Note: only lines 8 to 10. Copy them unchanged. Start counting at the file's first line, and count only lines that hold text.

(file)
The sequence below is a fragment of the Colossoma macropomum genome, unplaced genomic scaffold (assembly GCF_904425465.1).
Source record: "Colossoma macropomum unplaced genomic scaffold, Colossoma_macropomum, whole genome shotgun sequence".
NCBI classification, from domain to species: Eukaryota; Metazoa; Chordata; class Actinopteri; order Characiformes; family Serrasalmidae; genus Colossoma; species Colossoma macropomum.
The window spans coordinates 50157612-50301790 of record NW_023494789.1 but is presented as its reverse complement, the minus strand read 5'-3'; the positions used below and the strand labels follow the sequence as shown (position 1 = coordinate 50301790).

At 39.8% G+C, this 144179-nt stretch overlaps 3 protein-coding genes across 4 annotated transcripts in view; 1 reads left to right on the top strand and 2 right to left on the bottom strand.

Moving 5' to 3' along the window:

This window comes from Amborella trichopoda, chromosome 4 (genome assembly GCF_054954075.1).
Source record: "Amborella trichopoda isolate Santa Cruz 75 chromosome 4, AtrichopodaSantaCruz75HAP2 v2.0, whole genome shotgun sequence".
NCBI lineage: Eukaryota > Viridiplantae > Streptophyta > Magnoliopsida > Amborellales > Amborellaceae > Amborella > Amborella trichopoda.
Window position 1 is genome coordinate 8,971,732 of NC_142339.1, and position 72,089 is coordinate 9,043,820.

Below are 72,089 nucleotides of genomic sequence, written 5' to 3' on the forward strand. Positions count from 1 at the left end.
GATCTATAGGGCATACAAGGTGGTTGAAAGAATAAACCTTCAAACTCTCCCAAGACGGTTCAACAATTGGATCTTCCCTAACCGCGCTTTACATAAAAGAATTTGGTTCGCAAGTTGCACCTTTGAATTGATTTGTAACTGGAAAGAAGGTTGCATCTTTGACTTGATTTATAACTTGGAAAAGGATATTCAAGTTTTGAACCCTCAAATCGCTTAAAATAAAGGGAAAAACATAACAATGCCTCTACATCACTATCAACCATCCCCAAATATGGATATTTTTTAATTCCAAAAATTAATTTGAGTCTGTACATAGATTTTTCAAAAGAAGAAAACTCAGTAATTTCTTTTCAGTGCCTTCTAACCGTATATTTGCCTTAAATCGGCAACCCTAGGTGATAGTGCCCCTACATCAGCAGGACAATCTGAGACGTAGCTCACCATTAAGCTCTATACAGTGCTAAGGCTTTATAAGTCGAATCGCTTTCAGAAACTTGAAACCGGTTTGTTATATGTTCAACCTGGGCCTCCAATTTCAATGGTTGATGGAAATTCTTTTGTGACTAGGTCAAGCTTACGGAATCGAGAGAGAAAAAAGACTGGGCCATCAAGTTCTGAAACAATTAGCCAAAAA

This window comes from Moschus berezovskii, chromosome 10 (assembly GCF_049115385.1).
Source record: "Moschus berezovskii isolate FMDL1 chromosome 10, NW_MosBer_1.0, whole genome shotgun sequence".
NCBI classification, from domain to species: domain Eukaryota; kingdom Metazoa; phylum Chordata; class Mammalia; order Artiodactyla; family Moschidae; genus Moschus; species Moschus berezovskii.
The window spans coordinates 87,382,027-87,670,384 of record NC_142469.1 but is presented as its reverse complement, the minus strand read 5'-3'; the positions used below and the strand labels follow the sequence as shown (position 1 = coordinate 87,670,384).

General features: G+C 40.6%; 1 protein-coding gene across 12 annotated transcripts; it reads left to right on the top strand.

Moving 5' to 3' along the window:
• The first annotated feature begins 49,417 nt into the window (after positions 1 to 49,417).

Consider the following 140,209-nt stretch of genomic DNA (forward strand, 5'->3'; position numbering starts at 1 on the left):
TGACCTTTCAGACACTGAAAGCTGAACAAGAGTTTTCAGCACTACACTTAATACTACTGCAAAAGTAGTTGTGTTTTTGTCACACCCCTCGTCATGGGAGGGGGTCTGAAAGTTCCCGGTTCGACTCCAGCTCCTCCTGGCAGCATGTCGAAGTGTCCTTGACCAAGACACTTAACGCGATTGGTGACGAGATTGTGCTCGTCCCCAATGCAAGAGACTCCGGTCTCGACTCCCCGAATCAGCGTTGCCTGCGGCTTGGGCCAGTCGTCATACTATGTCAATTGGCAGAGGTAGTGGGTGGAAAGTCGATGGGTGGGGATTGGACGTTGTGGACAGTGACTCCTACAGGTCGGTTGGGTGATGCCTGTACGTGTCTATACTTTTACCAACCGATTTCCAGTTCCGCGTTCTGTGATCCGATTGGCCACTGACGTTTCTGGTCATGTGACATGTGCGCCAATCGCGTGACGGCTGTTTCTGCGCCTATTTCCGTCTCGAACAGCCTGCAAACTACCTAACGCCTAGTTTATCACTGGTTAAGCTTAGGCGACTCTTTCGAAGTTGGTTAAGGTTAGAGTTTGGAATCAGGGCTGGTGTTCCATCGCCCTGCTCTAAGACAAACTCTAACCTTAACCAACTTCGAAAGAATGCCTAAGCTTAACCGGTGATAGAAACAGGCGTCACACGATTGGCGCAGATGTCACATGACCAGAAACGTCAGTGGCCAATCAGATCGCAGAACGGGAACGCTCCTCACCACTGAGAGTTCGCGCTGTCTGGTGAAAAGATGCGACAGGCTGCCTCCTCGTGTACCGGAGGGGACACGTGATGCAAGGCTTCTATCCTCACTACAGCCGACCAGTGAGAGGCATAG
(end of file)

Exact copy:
Source record: "Amborella trichopoda isolate Santa Cruz 75 chromosome 4, AtrichopodaSantaCruz75HAP2 v2.0, whole genome shotgun sequence".
NCBI lineage: Eukaryota > Viridiplantae > Streptophyta > Magnoliopsida > Amborellales > Amborellaceae > Amborella > Amborella trichopoda.
Window position 1 is genome coordinate 8,971,732 of NC_142339.1, and position 72,089 is coordinate 9,043,820.